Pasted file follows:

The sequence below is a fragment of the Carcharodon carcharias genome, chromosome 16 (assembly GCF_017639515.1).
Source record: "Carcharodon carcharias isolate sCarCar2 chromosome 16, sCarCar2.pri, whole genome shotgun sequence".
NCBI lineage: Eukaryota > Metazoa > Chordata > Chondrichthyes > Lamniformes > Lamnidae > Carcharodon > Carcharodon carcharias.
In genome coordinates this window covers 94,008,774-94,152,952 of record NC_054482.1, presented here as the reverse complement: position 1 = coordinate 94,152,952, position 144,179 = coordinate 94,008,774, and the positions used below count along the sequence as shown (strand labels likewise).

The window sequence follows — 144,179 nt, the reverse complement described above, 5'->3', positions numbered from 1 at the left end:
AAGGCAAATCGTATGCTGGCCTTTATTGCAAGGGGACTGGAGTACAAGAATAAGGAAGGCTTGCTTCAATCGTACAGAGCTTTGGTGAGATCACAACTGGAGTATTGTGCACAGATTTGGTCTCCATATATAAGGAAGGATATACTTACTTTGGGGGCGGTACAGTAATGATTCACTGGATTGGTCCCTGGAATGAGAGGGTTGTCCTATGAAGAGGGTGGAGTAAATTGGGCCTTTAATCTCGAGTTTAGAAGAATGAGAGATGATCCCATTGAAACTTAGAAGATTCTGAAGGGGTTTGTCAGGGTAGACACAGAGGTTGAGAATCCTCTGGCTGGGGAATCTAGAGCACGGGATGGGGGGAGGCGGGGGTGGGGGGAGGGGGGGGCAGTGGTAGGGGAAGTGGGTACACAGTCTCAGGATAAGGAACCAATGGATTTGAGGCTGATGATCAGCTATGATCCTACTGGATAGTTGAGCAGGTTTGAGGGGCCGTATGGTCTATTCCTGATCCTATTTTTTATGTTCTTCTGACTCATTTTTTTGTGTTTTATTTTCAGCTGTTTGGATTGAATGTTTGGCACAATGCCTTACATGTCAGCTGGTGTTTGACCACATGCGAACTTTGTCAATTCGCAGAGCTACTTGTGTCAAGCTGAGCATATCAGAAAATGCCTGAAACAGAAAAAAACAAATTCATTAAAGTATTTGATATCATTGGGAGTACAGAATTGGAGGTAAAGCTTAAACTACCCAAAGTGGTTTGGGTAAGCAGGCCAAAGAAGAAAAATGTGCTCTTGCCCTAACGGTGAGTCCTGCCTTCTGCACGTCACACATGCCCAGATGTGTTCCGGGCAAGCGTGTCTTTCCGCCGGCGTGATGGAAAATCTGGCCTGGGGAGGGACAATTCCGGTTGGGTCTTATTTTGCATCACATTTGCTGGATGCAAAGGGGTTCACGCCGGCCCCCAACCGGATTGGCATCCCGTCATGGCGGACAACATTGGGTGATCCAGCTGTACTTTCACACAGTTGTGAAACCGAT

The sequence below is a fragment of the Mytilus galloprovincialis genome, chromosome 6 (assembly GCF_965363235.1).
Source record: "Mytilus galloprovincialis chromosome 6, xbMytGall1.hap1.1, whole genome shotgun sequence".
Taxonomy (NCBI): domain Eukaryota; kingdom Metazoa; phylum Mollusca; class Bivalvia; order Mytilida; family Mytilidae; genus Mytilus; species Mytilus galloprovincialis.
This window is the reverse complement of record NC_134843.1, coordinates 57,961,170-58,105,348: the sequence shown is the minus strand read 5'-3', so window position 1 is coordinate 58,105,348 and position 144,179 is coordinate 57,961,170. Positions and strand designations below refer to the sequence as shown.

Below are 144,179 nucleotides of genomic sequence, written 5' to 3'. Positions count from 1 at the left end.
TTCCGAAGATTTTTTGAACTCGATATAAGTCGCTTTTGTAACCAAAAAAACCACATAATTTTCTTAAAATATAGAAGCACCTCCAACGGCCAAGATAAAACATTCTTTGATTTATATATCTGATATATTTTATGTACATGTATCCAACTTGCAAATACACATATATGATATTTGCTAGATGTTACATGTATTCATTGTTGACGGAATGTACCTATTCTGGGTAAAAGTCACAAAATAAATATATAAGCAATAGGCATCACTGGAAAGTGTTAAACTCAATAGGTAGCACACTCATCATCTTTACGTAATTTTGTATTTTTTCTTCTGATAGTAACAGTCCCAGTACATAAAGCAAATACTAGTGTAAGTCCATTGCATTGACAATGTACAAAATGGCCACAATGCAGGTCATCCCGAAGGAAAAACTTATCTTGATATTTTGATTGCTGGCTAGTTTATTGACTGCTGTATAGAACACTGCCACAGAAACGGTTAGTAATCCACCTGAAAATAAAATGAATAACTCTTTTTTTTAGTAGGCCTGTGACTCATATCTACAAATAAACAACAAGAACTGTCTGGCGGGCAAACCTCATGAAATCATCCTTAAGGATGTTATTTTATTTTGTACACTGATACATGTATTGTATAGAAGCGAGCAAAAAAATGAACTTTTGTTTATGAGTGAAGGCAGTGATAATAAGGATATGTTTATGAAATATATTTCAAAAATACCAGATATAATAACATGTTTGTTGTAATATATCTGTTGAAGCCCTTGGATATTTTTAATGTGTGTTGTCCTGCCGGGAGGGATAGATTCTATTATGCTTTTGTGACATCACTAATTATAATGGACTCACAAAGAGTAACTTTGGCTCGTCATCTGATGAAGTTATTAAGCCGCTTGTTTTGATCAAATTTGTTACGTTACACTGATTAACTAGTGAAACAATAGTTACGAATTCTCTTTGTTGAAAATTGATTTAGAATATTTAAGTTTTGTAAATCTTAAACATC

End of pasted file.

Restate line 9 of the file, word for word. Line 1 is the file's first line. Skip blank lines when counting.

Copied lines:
Taxonomy (NCBI): domain Eukaryota; kingdom Metazoa; phylum Mollusca; class Bivalvia; order Mytilida; family Mytilidae; genus Mytilus; species Mytilus galloprovincialis.